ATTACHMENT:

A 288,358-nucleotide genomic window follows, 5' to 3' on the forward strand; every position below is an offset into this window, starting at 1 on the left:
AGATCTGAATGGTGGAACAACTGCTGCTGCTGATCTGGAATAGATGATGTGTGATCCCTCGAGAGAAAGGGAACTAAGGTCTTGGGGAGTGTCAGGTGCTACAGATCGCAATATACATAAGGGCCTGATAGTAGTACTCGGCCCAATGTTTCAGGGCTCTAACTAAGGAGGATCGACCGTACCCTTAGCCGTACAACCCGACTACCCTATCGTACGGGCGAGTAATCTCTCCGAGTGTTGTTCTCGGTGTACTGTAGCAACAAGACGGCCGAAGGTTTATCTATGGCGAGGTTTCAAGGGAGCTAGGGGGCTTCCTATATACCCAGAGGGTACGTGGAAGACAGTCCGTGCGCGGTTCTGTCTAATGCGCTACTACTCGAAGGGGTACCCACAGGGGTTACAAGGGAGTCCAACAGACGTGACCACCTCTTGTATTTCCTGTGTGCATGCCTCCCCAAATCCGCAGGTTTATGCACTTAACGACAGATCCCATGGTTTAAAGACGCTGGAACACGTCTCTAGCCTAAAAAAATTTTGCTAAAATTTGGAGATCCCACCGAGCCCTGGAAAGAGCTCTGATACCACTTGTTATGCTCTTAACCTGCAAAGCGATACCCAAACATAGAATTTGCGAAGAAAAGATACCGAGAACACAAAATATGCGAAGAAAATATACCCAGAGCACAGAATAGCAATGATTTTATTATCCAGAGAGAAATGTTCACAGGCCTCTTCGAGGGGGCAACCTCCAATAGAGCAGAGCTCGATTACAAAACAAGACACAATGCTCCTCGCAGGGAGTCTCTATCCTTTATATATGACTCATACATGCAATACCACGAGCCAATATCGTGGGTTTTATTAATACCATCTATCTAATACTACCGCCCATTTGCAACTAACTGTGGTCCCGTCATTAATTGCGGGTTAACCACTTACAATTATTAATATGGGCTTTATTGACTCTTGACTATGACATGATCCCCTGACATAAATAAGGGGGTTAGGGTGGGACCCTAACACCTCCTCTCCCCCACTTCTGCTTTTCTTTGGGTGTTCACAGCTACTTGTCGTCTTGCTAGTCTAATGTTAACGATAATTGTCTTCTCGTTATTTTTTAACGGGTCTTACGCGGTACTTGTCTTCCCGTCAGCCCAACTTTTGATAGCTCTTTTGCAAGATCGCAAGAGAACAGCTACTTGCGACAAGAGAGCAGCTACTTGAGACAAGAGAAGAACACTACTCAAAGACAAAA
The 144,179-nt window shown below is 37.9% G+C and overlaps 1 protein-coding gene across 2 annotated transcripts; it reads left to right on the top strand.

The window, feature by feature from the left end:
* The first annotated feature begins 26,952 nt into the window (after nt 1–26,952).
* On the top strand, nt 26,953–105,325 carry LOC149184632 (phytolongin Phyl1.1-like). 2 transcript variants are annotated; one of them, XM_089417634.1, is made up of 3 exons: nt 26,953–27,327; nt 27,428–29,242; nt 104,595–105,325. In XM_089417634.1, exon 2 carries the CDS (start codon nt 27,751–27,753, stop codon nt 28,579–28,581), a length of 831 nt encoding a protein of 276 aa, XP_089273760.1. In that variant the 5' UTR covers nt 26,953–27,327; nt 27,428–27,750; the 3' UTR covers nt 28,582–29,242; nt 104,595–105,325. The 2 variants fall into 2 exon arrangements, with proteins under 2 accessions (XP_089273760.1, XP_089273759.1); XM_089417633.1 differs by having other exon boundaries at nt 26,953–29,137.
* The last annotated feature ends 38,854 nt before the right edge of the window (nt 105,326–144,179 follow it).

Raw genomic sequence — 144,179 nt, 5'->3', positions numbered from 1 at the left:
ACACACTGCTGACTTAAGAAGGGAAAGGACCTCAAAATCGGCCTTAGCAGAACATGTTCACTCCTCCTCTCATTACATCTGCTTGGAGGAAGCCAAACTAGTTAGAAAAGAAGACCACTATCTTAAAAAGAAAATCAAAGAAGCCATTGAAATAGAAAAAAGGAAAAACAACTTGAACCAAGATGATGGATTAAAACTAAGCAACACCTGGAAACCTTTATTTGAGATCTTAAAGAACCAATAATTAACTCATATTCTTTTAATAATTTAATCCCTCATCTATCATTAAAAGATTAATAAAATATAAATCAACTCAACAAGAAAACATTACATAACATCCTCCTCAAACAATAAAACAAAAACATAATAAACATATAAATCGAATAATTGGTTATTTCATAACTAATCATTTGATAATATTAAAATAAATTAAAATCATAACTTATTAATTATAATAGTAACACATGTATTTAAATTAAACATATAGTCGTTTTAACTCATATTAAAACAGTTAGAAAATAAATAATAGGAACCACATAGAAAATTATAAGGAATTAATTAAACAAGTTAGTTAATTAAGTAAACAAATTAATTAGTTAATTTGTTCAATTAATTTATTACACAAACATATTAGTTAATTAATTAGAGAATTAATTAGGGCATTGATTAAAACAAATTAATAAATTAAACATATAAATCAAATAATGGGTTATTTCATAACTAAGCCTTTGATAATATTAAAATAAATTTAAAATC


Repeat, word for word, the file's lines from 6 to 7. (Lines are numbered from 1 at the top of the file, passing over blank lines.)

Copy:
* On the top strand, nt 26,953–105,325 carry LOC149184632 (phytolongin Phyl1.1-like). 2 transcript variants are annotated; one of them, XM_089417634.1, is made up of 3 exons: nt 26,953–27,327; nt 27,428–29,242; nt 104,595–105,325. In XM_089417634.1, exon 2 carries the CDS (start codon nt 27,751–27,753, stop codon nt 28,579–28,581), a length of 831 nt encoding a protein of 276 aa, XP_089273760.1. In that variant the 5' UTR covers nt 26,953–27,327; nt 27,428–27,750; the 3' UTR covers nt 28,582–29,242; nt 104,595–105,325. The 2 variants fall into 2 exon arrangements, with proteins under 2 accessions (XP_089273760.1, XP_089273759.1); XM_089417633.1 differs by having other exon boundaries at nt 26,953–29,137.
* The last annotated feature ends 38,854 nt before the right edge of the window (nt 105,326–144,179 follow it).